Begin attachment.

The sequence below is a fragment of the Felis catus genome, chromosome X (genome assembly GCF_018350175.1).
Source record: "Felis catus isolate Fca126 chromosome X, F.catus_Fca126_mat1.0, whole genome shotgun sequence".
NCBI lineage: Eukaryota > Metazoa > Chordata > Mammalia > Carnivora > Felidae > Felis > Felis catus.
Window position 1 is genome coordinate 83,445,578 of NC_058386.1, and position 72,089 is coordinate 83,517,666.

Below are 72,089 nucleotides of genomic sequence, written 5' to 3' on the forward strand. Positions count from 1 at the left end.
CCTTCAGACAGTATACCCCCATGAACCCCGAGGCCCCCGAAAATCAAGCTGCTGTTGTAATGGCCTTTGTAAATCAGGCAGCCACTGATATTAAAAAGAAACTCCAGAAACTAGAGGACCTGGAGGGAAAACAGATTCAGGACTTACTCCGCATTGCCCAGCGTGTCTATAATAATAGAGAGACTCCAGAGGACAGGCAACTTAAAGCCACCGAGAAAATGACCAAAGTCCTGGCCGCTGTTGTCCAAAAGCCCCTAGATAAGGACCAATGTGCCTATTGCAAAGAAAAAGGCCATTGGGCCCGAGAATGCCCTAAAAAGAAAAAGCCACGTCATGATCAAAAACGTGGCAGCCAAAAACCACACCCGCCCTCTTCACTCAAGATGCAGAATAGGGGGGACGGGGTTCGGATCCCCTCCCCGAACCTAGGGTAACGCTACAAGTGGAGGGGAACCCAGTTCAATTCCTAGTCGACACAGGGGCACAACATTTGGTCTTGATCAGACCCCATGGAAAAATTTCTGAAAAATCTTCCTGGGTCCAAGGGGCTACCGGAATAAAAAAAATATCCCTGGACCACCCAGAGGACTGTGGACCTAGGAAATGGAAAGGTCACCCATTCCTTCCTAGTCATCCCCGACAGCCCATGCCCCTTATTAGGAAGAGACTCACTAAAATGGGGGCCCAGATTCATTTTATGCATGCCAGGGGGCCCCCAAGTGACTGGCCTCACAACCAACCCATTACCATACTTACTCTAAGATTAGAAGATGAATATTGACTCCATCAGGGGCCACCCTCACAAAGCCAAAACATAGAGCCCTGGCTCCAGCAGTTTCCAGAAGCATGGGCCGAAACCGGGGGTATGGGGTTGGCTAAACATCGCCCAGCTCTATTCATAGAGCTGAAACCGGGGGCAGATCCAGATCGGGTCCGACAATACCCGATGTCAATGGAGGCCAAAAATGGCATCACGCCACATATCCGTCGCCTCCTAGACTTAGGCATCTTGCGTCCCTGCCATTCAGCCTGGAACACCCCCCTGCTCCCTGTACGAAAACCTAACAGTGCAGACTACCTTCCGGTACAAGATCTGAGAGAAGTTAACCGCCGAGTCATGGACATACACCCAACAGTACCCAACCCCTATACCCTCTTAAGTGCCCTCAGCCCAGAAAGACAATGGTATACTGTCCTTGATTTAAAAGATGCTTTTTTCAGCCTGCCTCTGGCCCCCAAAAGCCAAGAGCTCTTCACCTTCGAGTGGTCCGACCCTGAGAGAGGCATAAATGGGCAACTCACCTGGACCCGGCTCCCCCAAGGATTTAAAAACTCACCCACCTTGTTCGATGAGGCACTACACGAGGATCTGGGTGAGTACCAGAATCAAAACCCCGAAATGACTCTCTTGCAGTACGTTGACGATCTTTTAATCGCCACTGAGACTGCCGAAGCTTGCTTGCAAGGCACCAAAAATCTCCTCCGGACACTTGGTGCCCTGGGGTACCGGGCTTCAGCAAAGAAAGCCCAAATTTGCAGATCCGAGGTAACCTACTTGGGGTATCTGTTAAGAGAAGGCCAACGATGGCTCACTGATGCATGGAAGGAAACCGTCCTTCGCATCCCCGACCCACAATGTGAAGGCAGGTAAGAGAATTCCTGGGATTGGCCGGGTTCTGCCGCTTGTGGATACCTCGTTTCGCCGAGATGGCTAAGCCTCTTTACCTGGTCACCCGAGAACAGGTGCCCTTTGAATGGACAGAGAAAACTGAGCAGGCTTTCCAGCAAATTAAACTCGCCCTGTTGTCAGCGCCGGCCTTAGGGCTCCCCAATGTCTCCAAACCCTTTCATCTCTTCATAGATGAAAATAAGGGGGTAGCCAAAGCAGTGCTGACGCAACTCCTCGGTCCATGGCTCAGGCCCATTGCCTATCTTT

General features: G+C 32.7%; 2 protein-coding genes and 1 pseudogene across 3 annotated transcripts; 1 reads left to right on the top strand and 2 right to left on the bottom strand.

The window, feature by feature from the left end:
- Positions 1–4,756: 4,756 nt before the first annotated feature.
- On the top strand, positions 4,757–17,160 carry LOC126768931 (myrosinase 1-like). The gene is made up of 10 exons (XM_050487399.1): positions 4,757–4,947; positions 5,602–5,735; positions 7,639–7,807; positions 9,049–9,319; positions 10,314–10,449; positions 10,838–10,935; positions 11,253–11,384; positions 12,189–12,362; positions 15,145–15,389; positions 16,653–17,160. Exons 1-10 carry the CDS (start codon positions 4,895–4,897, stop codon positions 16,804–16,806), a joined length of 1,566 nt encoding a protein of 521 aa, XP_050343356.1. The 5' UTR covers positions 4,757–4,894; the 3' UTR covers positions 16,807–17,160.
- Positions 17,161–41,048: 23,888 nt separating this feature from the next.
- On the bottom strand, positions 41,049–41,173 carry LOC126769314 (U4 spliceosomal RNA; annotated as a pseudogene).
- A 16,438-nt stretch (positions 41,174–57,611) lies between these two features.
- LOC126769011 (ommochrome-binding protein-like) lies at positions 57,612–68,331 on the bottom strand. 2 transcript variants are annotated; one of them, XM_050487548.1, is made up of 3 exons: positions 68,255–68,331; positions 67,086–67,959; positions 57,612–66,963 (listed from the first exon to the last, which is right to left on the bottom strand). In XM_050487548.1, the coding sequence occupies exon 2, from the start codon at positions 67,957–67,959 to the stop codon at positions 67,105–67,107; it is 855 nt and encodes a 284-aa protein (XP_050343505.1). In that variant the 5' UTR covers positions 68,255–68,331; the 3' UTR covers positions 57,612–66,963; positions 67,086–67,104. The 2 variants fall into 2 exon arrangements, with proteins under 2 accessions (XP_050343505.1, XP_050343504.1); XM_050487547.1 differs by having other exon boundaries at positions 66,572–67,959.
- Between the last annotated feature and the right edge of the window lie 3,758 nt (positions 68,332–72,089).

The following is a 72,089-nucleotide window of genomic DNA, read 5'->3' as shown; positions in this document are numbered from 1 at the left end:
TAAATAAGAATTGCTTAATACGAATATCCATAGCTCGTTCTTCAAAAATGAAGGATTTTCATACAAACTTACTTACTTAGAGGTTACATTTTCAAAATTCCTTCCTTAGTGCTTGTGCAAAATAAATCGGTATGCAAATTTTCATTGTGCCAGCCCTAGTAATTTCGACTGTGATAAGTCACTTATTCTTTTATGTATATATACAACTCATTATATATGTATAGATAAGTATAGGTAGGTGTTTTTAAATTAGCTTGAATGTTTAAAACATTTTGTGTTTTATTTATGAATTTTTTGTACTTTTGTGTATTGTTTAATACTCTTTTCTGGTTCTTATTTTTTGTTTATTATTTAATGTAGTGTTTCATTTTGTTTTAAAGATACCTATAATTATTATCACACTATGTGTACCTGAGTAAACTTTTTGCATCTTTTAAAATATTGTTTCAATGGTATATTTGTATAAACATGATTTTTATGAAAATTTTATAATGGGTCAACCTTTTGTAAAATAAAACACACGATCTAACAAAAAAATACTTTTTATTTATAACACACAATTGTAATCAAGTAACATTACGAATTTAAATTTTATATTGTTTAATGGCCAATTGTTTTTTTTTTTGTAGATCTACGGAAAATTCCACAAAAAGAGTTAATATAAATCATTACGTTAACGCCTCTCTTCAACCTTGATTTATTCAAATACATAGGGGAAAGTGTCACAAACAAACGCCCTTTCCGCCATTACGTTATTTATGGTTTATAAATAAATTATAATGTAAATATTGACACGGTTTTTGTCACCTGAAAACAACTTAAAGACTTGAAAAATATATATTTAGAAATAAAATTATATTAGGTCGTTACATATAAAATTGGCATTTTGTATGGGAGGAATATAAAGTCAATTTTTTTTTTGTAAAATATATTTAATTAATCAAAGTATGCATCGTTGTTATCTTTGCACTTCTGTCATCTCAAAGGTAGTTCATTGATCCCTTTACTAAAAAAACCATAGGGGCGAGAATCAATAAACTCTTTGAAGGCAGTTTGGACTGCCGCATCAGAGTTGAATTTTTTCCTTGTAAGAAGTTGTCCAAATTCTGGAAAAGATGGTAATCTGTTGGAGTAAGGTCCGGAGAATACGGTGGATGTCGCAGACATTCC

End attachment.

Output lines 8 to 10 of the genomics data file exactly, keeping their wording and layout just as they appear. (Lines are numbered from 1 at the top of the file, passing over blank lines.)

The window, feature by feature from the left end:
- Positions 1–4,756: 4,756 nt before the first annotated feature.
- On the top strand, positions 4,757–17,160 carry LOC126768931 (myrosinase 1-like). The gene is made up of 10 exons (XM_050487399.1): positions 4,757–4,947; positions 5,602–5,735; positions 7,639–7,807; positions 9,049–9,319; positions 10,314–10,449; positions 10,838–10,935; positions 11,253–11,384; positions 12,189–12,362; positions 15,145–15,389; positions 16,653–17,160. Exons 1-10 carry the CDS (start codon positions 4,895–4,897, stop codon positions 16,804–16,806), a joined length of 1,566 nt encoding a protein of 521 aa, XP_050343356.1. The 5' UTR covers positions 4,757–4,894; the 3' UTR covers positions 16,807–17,160.